New Update!

Hello everyone. All of my Reviews, that I have yet to write, will be posted sporadically during the summer. After the end of this summer, I will not be posting on here anymore, as you will see the info on the right side of the blog.
Thanks for your understanding.

Thursday, October 25, 2012

*Guest Post* The 5 Biggest Box Office Bombs in Recent History

*Hi everyone! I have a Guest Post, provided by Tagg who writes for Cable.TV.com so here you go! :)


The 5 Biggest Box Office Bombs in Recent History

Don't you hate it when you spend millions of dollars on what is sure to be a box office smash, and no one sees it? I know I do.  Seriously though, when it comes to movies, it's really all about the Benjamin's. Sure, you leave the theater with a belly full of popcorn and a warm heart after a romantic comedy, but what production companies really want is your money. That's why they're willing to pump huge budgets into the best actors, special effects, and free donuts for everyone on set. So what happens when movies don't make up their budget? They're known as "flops," and they're added to the movie hall of shame forevermore.

"John Carter" – 2012
 What's probably affectionately known as the first flop of 2012, "John Carter" cost Disney around $350 million to make and market. No problem, right? I mean, how could a movie about a Civil War soldier being transported onto another alien planet ever fail? Well, fail it did. In fact, Disney was originally reporting a $90 million loss, but it sounds like the damages will be closer to $200 million. Not a good day to be Taylor Kitsch, who was poised to be cinemas newest "it" action adventure star. Now he's starring on this list instead; sorry, Taylor! Um, loved you in "Friday Night Lights!"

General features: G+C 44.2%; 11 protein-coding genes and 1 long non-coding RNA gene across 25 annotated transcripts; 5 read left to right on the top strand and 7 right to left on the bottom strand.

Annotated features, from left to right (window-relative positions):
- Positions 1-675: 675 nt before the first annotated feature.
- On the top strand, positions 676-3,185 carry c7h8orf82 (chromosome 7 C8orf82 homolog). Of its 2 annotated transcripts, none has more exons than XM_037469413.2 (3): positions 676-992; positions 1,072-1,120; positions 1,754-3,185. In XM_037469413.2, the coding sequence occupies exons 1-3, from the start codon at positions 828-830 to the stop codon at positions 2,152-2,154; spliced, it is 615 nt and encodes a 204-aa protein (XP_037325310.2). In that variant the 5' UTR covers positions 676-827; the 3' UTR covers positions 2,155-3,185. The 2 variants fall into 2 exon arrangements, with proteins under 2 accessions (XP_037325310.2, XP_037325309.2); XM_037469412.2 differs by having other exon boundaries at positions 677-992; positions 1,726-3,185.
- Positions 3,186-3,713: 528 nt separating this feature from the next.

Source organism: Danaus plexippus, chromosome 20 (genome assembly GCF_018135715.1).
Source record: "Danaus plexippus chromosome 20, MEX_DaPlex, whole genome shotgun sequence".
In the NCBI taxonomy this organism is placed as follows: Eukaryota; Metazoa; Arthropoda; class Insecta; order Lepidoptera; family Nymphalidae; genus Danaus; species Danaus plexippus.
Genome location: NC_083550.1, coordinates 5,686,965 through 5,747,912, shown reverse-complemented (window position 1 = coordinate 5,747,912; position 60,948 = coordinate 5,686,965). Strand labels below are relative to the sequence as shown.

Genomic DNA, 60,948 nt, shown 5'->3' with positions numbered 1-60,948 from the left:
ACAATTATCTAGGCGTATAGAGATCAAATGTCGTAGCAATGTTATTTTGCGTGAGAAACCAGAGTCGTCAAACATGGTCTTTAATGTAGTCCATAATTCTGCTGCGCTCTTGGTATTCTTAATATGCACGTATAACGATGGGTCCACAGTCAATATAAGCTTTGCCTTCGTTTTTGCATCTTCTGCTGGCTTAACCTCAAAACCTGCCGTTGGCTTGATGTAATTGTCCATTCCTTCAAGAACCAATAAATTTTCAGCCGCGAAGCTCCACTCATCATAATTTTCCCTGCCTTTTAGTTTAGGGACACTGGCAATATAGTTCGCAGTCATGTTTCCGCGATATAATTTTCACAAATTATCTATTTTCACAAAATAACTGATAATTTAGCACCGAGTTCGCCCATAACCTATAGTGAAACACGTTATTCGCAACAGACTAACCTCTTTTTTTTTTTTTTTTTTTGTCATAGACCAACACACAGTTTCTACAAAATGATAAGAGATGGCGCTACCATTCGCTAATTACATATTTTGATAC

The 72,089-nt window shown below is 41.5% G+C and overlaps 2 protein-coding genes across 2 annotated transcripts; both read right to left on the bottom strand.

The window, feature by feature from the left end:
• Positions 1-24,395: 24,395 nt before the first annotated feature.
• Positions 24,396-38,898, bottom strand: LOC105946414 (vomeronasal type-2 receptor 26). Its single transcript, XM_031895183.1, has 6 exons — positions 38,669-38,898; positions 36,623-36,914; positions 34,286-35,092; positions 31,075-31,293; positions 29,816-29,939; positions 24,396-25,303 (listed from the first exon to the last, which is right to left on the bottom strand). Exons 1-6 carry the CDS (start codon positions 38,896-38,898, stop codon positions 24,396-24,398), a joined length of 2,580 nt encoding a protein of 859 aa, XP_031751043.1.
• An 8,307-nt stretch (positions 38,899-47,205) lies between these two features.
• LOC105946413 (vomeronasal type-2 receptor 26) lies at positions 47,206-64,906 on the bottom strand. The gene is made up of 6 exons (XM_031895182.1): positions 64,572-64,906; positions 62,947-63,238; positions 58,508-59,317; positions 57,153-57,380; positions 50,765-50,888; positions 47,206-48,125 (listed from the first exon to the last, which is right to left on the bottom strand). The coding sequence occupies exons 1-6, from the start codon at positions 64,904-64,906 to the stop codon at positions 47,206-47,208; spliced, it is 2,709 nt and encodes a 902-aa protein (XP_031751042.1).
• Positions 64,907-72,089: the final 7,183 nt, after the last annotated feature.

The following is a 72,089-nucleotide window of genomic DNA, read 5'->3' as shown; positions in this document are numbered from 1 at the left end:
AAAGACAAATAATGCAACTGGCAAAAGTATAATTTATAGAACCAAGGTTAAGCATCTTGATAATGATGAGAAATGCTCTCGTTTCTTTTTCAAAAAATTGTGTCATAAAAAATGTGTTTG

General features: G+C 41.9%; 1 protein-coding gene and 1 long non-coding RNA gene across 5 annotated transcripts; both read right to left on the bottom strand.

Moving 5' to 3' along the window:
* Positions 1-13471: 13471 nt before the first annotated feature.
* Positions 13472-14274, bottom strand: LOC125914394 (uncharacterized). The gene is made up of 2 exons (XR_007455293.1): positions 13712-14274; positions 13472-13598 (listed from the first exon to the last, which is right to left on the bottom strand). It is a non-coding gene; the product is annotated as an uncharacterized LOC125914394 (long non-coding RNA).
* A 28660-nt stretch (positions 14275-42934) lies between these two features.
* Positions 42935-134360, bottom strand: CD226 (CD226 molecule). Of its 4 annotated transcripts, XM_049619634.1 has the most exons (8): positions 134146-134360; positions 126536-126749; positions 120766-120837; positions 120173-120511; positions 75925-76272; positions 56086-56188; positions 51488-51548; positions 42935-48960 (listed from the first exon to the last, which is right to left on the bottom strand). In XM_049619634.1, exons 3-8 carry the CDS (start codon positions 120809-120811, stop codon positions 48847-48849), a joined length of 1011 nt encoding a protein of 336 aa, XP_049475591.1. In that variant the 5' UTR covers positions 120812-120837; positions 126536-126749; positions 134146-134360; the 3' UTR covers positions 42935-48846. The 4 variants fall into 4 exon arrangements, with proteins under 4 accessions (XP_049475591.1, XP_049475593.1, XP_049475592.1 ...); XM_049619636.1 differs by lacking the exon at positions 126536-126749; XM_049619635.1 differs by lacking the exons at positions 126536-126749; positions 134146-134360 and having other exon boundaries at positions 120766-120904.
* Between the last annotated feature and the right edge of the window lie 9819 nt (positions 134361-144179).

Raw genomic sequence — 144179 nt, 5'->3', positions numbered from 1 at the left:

"New Year's Eve" – 2011
Mix together a hip, star-studded cast, give them each equal screen time and a catchy title, and you have a recipe for box office success, right? Err… not so much. In fact, although it cost about $56 million to make (most of the budget going to pay the talent) the supposed blockbuster raked in about $1.5 million less than it cost to make and market. Critics widely scoffed at the movie's premise, and I believe I read reviews that called it "vapid" every day for a month. It just goes to show you that pretty faces do not a movie make.

"The Adventures of Pluto Nash" – 2002
"The Adventures of Pluto Nash" took a whopping $120 million to create, but it only brought in a pitiful $7 million at the box office. OK, can we take a moment to soak in that fact? $7 million is roughly what small independent films rake in, with nobody actors and newbie directors. "Pluto Nash" was a starring vehicle for Eddie Murphy, but why anyone would ever think that a movie revolving around a galactic club owner and a celestial mafia would be a good idea is beyond me. And apparently, I'm not the only one who feels this way, considering no one cared to see it.

"Gigli" – 2002
Ben Affleck and Jennifer Lopez showed the world that love and careers never mix when they teamed up for the box office bomb, "Gigli." Pronounced "gee-lee," its name was as botched as its plot; a lesbian criminal, a mob enforcer, and a disabled hostage; what doesn't sound plausible about that? The LGBT was outraged when Jennifer Lopez's lesbian character ended up straight after all, after succumbing to the Jersey charm of Gigli. With a $54 million budget, the movie took in just over $6 million, making it as big of a failure as Jen and Ben's relationship.

"Waterworld" – 1995
Despite a massive (at the time) budget of $175 million, the public proved that they weren't into drippy, post apocalyptic movies. Kevin Costner proved to be a bigger risk, flopping with "The Postman" just a few months later. Luckily, international ticket sales brought "Waterworld" to break even, but American totals have the flick losing about $90 million. In the end, no one took "Waterworld" seriously; maybe because it was about three hours too long and excessively boring. Better luck next time!

OK, it might seem like box office bombs are total failures, but without them, how could we write snarky roundup articles? On the bright side, production companies know what doesn't work; time to chuck all of those Civil War/alien dramas and start from scratch. If you know of a box office bomb that I left out, let me know in the comments below or on Twitter.

Tagg writes for CableTV.com. He typically writes about TV and entertainment. When he’s not writing or watching the History Channel, he’s an avid golfer. You can follow him on Twitter @CableTV. 

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